Greens MP Jenny Leong attends a rally in opposition to the WestConnex toll road construction. Photo: Marg Carter

Posted by & filed under Featured Inner West Independent, Inner West Independent.

OPINION BY WENDY BACON

NSW Roads and Maritime Services (RMS) has thumbed its nose at the NSW Environmental Protection Authority (EPA), NSW Health, City of Sydney, the Inner West Council and the authors of 13,000 submissions, nearly all objecting to the Stage 3 WestConnex interchanges and tunnels between St Peters, Haberfield and Rozelle.

Last week, RMS submitted its massive Response to Submissions and Preferred Infstructure Report on behalf of the Sydney Motorway Corporation to NSW Planning. For those hoping that RMS would listen to their concerns, the report is bitterly disappointing. To those who have learned from Stages 1 and 2 to be cynical, it was a predictable sign of a corrupted planning process.

Newtown MP and Greens spokesperson for Westconnex Jenny Leong described the report as ‘huge but vacuous … It is extremely alarming that so many serious concerns about this project have not been responded to in an adequate manner.”
Leong said that reading through the “flimsy responses is shocking. The EPA’s overriding concern that it could not even assess key elements of the EIS [Environmental Impact Statement] because of the lack of detail was fobbed off by feeble assurances that construction companies would provide essential details down the track.”

City Hub’s reporter has read large sections of the report. The report goes through submissions methodically, providing replies that often simply restate the EIS itself. On hundeds of occasions the report fails to engage with criticism and can barely be described as ‘responsive’.
However, this is no surprise. The purpose of the report is to provide the cover that the highly technocratic NSW Planning department needs to construct an ‘instrument of approval’ containing hundreds of conditions that their Minister Anthony Roberts will sign.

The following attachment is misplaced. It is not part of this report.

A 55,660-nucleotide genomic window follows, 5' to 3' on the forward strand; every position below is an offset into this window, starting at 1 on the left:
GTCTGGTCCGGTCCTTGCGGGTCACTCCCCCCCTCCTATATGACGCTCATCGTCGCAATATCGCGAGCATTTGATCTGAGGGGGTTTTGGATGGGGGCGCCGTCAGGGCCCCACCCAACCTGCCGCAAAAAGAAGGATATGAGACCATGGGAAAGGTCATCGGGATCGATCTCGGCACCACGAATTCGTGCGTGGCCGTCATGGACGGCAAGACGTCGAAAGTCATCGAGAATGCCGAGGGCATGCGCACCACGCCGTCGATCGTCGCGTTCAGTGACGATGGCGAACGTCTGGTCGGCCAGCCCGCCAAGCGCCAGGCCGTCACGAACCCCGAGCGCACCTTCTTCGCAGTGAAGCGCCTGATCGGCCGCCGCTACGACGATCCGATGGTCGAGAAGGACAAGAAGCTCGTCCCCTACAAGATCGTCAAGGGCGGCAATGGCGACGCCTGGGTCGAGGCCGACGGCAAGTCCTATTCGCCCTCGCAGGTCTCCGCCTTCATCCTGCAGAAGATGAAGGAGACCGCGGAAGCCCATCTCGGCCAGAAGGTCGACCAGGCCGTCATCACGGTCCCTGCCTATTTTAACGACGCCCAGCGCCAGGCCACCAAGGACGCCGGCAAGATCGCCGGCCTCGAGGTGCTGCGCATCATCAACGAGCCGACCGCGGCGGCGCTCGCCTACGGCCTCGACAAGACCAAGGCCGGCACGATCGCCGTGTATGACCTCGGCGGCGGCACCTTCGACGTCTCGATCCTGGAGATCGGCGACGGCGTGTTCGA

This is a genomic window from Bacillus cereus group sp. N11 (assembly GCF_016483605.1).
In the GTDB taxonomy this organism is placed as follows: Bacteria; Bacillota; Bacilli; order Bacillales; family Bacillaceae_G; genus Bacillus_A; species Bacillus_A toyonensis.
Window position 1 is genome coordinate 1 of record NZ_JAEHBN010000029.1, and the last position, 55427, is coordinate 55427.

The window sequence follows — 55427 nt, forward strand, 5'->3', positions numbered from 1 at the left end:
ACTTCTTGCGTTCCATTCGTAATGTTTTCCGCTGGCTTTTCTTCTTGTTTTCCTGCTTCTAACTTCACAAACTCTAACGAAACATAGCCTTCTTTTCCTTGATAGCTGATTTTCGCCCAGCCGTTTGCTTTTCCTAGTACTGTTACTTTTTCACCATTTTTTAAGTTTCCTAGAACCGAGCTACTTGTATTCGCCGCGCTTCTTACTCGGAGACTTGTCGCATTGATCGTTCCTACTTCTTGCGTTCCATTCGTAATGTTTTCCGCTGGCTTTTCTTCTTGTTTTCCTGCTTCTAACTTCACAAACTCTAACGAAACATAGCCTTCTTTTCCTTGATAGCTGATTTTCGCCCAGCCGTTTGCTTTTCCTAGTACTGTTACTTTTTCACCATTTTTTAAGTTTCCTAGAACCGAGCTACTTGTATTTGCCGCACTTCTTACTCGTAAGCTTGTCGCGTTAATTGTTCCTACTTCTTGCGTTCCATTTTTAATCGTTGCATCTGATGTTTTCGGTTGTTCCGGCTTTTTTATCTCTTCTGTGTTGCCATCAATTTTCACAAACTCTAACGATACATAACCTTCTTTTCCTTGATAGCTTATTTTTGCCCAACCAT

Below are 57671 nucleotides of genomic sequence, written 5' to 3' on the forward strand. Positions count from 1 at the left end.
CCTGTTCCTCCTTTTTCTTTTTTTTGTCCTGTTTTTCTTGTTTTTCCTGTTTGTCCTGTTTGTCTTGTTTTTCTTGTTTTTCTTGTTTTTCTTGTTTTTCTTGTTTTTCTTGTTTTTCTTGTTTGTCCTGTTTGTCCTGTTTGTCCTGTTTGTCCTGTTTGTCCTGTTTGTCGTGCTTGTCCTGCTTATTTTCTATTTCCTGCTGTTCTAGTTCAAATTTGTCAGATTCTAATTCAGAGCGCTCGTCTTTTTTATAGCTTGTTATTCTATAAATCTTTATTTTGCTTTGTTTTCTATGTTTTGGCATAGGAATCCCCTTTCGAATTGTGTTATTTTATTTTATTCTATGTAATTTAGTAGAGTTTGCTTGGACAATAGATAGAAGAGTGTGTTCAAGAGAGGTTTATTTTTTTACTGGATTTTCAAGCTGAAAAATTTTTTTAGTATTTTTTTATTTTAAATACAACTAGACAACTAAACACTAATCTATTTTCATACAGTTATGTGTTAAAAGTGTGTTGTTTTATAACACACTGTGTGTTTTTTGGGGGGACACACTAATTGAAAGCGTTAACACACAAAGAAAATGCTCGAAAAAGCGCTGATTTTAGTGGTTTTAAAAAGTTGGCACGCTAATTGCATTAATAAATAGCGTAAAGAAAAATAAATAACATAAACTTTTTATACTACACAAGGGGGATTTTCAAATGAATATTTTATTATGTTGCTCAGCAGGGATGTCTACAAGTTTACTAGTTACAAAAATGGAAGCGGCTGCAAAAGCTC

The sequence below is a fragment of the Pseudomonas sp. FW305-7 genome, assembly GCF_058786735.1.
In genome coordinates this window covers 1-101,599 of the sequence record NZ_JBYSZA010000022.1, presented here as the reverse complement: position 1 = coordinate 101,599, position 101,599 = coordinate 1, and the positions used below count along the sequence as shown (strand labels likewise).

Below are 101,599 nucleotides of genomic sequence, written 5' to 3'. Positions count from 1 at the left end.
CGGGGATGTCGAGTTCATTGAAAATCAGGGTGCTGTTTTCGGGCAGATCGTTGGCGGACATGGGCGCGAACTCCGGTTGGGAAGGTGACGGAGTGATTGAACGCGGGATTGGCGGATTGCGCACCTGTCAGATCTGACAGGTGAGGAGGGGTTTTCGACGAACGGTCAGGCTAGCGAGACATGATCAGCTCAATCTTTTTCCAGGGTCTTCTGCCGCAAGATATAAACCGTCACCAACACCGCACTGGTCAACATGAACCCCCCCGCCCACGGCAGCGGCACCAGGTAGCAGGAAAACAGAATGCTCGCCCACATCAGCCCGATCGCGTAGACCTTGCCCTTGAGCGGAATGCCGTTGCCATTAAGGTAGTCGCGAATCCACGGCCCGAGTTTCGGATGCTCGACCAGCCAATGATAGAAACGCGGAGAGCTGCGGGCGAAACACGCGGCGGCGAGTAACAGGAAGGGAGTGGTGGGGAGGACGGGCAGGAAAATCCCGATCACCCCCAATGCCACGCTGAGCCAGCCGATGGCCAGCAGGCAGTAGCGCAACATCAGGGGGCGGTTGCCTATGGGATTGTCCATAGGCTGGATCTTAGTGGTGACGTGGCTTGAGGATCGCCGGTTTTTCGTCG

If Roberts follows the form of previous Planning Minister, Rob Stokes, Roberts will then be able to assure residents that the government is concerned and that care has been taken to protect them. A smooth path will then be provided for the serious action – the privatisation of 51% of the Sydney Motorway Corporation’s WestConnex, which the NSW government is desperate to achieve by later this year.

In a covering letter to the EPA’s submission, the NSW Metropolitan Director Giselle Howard stated that the EPA was concerned about “significant and ongoing impacts experienced by the communities at Haberfield and St Peters, particularly in relation to noise and vibration.” She finds that there is “minimal evidence to suggest that this has shaped the approach to mitigation” in the EIS. The EPA considers that these “need to be quantifed and assessed in detail” before approval, rather than in a post-approval plan.

The RMS does not address Ms Howard’s criticism directly but points out at length that the impacts will be within the approved conditions and will depend on the detailed design. This issue provides a good example of how this deceptive process sells the community short.

In the case of Rozelle, there is as yet no known design solution for a three level underground interchange in a densely settled, sloping urban area. RMS has put this part of WestConnex out to competitive tender again, having failed to attract an appropriate builder. RMS has not yet answered a question from this reporter about whether the ‘concept’ in the EIS is still the operative concept for the design of the Rozelle Interchange.

Haberfield residents, who have already experienced years of destruction of their housing, tree and open space along with horrific noise and dust impacts, were promised during the Stage 2 assessment that there would be no surface construction in Haberfield and Ashfield during Stage 3. As soon as the planning for Stage 3 began, it was evident that this would not be the case, leaving the community exposed to more than 7 years of impacts. The Preferred Infrastructure Report that accompanies the main response was expected to finalise the construction sites in Haberfield, but in fact they remain open, leaving the construction companies to make their decision later.

The NSW EPA, which falls within the same large department as Planning, and other government departments, will now be under pressure to submit to the inexorable process and come up with the best conditions they can. But the EPA’s own submission is a tacit acknowledgement of how hard it is to enforce compliance. This became obvious during Stages One and Two.